What Ross was expressing in that shout-out, Khaled said, was that he's a good and grateful person. “He was basically expressing 'Khaled's a hard worker, he a good person, he a grateful person, and everybody he's ever dealt with, he's always been good and he never complain,'” Khaled said. “Ross is basically saying, 'Khaled, he don't complain. He keep it moving.' I think y'all know me as a person. Y'all never heard me come and talk about people and stuff like that. He's basically saying, 'Yo, Khaled, You blessed. Keep winning. Don't stop.'”

Asked specifically about Birdman, Khaled took the high road. “Birdman, that's my friend,” he said. “I wanna be clear. As far as anybody that has a situation, I pray and I hope that people can talk to each other and work things out. Birdman, all that is is, you know, at one point I just moved on with We the Best. I got nothing but love for Birdman. They gave me an opportunity. I appreciate every opportunity that's ever given to me. It doesn't matter what happens to the opportunity, it's an opportunity. It's an opportunity and I’m grateful for that.” Back in March, a theory about Khaled's “they” being a Birdman reference caught fire.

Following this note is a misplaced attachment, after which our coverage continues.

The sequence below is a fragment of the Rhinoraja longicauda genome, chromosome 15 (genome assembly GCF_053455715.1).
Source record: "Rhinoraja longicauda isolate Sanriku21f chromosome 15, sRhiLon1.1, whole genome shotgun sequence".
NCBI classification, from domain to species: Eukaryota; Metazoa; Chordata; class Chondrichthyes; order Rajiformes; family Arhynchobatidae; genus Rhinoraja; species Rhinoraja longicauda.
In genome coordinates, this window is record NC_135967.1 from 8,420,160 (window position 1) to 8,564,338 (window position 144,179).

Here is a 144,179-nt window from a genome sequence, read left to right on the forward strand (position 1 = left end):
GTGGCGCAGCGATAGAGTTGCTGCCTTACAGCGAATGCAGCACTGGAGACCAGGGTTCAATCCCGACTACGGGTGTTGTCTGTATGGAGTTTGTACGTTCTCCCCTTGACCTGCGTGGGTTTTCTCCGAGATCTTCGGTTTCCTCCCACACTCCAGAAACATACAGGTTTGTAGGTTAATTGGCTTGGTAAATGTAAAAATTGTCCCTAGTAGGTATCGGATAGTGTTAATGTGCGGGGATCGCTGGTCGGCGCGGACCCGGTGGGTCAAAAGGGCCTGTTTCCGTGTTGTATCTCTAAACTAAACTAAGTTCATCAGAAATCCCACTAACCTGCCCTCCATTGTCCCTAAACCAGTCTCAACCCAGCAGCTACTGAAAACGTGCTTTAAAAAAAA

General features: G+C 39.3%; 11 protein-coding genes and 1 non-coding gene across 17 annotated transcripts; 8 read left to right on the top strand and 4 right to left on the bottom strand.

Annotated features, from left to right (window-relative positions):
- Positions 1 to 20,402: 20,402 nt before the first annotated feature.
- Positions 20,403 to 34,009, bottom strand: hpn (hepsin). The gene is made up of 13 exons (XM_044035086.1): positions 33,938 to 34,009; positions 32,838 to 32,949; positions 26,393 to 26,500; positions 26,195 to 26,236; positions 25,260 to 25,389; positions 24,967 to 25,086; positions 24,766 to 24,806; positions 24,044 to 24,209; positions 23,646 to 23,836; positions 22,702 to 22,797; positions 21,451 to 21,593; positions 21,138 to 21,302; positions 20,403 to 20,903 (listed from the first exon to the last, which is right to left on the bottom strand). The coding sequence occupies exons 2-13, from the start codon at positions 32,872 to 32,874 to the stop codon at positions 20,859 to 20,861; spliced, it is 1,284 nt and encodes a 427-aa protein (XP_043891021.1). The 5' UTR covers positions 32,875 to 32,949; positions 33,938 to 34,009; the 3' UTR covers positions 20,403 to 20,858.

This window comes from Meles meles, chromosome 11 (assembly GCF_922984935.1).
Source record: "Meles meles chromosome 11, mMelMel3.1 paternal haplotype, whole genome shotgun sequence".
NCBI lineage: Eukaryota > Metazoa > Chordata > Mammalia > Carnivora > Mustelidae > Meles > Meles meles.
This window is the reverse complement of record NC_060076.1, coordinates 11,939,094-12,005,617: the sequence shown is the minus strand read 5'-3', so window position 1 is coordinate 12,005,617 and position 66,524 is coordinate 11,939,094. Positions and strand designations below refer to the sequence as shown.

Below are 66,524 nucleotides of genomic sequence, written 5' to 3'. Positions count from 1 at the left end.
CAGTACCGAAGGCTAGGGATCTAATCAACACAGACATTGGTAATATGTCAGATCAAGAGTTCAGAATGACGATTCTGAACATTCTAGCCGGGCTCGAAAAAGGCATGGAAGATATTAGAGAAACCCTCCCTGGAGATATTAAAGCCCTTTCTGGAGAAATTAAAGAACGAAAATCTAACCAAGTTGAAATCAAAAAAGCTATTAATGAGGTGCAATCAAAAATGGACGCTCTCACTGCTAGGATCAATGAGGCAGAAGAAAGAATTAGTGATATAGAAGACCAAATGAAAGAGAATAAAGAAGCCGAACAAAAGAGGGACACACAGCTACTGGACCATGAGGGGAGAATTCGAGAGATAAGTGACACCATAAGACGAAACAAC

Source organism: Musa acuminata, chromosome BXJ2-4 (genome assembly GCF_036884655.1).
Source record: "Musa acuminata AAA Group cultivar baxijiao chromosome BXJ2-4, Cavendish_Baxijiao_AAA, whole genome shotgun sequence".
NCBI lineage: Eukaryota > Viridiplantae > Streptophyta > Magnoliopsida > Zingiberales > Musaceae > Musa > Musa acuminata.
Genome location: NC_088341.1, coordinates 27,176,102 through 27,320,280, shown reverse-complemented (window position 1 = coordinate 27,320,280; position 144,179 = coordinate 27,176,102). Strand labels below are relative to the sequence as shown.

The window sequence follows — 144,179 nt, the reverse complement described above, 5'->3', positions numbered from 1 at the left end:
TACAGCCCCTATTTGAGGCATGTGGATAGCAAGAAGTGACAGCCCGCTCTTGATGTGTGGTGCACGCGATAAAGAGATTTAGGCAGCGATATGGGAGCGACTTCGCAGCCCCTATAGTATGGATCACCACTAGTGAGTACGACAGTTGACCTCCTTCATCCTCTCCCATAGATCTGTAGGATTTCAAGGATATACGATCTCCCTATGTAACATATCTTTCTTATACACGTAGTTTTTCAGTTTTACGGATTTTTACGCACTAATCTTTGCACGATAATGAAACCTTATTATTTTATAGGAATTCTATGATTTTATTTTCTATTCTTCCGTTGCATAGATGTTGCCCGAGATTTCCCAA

Khaled also praised Birdman and Cash Money's legacy, telling the Breakfast Club team he hoped that “all that stuff” would be solved one day. “I don't discuss business,” he said. “But at the end of the day, me and them are good.”

Watch the full DJ Khaled x Breakfast Club interview, including some fatherhood talk and plenty of Grateful insight, above.